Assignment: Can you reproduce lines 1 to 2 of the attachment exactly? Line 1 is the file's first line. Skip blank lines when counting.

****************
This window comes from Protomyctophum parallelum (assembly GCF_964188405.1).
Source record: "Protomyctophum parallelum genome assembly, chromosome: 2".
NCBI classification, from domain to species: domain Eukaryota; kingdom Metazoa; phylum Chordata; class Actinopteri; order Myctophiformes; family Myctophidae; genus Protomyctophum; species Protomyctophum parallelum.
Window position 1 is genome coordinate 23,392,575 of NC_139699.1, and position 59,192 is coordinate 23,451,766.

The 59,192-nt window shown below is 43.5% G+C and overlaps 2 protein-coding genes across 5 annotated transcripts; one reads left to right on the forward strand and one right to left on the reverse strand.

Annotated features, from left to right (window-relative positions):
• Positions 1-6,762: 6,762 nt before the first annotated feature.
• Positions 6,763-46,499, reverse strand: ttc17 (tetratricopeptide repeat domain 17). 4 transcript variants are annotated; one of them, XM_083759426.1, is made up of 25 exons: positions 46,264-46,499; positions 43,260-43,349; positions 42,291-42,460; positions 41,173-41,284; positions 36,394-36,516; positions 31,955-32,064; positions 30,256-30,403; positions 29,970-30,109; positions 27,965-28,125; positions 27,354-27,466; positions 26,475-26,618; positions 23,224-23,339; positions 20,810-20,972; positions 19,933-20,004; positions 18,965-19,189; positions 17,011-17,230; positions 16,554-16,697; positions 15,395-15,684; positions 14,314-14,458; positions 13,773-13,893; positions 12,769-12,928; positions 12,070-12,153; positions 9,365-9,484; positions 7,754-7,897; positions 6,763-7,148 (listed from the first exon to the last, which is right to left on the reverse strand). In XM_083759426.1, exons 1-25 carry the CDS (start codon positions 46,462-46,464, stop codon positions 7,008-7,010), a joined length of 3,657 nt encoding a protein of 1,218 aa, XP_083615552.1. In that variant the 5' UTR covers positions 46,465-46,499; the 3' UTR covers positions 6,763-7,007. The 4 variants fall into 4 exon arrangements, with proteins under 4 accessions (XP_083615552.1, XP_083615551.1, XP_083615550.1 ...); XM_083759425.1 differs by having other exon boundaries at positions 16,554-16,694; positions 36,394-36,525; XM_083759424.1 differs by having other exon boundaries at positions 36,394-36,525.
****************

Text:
This window comes from Protomyctophum parallelum (assembly GCF_964188405.1).
Source record: "Protomyctophum parallelum genome assembly, chromosome: 2".